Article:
The Diavik Waste Rock Project, located in a region of continuous permafrost in northern Canada, includes complementary field and laboratory experiments with the purpose of investigating scale-up techniques for the assessment of the geochemical evolution of mine waste rock at a large scale. As part of the Diavik project, medium-scale field experiments (∼1.5 m high active zone lysimeters) were conducted to assess the long term geochemical evolution and drainage of a low-sulfide waste rock under a relatively simple (i.e. constrained by the container) flow regime while exposed to atmospheric conditions. A conceptual model, including the most significant processes controlling the sulfide-mineral oxidation and weathering of the associated host minerals as observed in a laboratory humidity cell experiment, was developed as part of a previous modelling study. The current study investigated the efficacy of scaling the calibrated humidity cell model to simulate the geochemical evolution of the active zone lysimeter experiments. The humidity cell model was used to simulate the geochemical evolution of low-sulfide waste rock with S content of 0.053 wt.% and 0.035 wt.% (primarily pyrrhotite) in the active zone lysimeter experiments using the reactive transport code MIN3P. Water flow through the lysimeters was simulated using temporally variable infiltration estimated from precipitation measurements made within 200 m of the lysimeters. Flow parameters and physical properties determined during previous studies at Diavik were incorporated into the simulations to reproduce the flow regime. The geochemical evolution of the waste-rock system was simulated by adjustment of the sulfide-mineral content to reflect the values measured at the lysimeters. The temperature dependence of the geochemical system was considered using temperature measurements taken daily, adjacent to the lysimeters, to correct weathering rates according to the Arrhenius equation. The lysimeter simulations indicated that a model developed from simulations of laboratory humidity cell experiments, incorporating detailed representations of temporally variable temperature and water infiltration, can be scaled to provide a reasonable assessment of geochemical evolution of the medium-scale field experiments.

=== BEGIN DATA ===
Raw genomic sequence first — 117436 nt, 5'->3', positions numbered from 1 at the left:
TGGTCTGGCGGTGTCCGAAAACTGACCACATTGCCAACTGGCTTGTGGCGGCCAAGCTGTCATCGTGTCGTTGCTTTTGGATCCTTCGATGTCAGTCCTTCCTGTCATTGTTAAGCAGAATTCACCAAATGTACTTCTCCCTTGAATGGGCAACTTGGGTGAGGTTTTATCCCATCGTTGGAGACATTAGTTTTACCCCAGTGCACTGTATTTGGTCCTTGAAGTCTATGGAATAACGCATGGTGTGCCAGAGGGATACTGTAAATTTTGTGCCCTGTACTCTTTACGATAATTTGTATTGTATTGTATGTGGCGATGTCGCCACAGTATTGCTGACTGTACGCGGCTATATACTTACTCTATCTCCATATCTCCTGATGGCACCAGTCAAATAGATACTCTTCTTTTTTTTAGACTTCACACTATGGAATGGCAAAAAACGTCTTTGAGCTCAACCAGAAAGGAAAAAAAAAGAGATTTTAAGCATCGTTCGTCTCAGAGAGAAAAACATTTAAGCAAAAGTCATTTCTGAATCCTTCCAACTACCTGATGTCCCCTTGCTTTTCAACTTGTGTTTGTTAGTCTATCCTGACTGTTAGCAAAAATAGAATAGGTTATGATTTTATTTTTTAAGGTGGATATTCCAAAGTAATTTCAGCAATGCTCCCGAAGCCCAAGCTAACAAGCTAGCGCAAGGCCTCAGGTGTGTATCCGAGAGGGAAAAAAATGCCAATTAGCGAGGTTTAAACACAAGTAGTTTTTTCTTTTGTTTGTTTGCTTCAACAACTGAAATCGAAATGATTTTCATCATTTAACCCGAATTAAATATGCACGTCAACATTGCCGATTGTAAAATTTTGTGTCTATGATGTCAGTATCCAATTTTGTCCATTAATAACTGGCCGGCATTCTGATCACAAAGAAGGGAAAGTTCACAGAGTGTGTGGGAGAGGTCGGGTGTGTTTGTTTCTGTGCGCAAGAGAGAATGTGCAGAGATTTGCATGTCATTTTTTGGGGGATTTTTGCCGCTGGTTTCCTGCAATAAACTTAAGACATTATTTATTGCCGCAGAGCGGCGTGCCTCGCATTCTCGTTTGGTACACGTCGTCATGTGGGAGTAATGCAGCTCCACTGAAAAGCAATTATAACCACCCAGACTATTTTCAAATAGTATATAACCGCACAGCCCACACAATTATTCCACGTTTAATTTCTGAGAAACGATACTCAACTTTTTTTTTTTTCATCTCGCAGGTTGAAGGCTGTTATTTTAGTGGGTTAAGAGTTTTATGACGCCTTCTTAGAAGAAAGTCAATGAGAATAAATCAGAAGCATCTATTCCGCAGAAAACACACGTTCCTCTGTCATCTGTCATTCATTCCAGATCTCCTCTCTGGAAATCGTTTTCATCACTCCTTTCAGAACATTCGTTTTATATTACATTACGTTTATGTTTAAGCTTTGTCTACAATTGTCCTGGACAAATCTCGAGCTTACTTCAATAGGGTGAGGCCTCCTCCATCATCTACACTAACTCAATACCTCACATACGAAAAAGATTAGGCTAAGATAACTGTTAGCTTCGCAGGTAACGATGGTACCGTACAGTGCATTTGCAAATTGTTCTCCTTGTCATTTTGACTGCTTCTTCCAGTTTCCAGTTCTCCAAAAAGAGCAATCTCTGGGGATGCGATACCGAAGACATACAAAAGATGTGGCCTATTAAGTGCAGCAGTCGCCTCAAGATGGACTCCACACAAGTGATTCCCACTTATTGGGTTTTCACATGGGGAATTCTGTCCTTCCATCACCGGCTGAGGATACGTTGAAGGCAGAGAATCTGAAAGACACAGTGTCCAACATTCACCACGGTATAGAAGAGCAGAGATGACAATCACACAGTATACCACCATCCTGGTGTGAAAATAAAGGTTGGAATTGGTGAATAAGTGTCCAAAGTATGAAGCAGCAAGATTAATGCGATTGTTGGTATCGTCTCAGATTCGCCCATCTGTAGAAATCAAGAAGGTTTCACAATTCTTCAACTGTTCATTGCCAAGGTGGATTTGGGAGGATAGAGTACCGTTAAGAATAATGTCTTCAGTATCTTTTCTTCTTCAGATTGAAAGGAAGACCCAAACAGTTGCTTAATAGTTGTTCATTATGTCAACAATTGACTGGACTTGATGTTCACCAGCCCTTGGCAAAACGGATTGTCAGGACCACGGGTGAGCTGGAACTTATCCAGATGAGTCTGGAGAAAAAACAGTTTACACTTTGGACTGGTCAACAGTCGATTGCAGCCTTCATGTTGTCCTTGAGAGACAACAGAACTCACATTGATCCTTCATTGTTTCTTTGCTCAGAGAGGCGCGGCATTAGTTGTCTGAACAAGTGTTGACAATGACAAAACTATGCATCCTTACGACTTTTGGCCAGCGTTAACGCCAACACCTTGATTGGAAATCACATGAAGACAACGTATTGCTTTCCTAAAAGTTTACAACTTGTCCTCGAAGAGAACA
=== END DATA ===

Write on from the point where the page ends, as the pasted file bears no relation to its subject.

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Applied Geochemistry
Integrated Science Institute

Wilson, D. (David), Amos, R, Blowes, D.W. (David W.), Langman, J.B. (Jeff B.), Smith, L. (Leslie), & Sego, D.C. (David C.). (2018). Diavik Waste Rock Project: Scale-up of a reactive transport model for temperature and sulfide-content dependent geochemical evolution of waste rock. Applied Geochemistry, 96, 177–190. doi:10.1016/j.apgeochem.2018.07.001